• Kyodo


A small Scottish seaside town is preparing to bring in an element of Japanese culture as it gears up to host an annual festival starting Saturday inspired by “hanami” cherry-blossom viewing.

“In Helensburgh, we have a huge number of flowering cherry trees and I’ve always thought that we should celebrate this wonderful display of blossom,” said Anne Urquhart, who organized the festival.

The weeklong festivities — officially called the Lomond and Clyde Springfest — are now entering their third year after Urquhart realized her dream of organizing an event to draw attention to the town’s cherry trees in 2005.

“I knew there were other festivals like this, but nothing in the U.K. really, so I’d been looking on the Internet and becoming more aware of the Japanese tradition of hanami and the celebration that ensues,” she said of her source of inspiration.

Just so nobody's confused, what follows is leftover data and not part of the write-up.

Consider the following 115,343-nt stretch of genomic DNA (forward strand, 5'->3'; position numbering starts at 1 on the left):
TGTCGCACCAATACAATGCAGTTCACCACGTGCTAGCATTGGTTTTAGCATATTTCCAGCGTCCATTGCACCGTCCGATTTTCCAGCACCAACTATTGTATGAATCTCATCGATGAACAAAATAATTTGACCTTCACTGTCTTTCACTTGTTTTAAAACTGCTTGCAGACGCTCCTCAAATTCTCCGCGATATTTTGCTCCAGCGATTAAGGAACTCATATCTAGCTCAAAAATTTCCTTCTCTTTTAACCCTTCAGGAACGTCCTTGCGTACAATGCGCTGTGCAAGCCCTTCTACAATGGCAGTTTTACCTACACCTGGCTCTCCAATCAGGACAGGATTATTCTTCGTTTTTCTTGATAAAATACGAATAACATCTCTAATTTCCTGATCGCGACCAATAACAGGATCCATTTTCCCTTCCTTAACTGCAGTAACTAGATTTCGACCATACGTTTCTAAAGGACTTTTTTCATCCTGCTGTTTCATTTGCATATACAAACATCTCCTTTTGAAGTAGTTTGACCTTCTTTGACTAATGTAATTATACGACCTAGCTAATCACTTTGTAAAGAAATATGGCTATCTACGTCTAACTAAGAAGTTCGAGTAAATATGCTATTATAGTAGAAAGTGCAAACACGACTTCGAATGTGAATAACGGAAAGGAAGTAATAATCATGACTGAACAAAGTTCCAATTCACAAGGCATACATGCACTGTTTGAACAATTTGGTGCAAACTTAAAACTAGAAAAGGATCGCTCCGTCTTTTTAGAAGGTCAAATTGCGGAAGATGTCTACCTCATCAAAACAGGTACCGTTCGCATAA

“Initially, I wanted to raise the awareness of the trees in the town, to bring people to see them, and also to help try and find ways of conserving the trees. That was the starting point,” Urquhart said, seemingly unaware at the time of how the festival might grow into the extravaganza it is today.

The 2007 Springfest is set to take in numerous events, many with a Japanese twist, including tea ceremony demonstrations, origami and calligraphy workshops, and “taiko” drum shows.

“The face painting will also have a Japanese theme. The first year we did face painting, we had a load of wee Japanese warriors running around,” Urquhart exclaimed, emphasizing the fun to be had in the family event.

As convener of the festival, she was also quick to point out the support and contributions of the community and organizations such as the Glasgow-based Scottish-Japanese Residents Association, which will be hosting a public kimono-wearing session.

The result is that the Japanese tradition is both enjoyed and well-received among the town’s residents, who are said to have an appetite for “anything a wee bit different,” and, in turn, Japanese people have come to take in the festival, she said.

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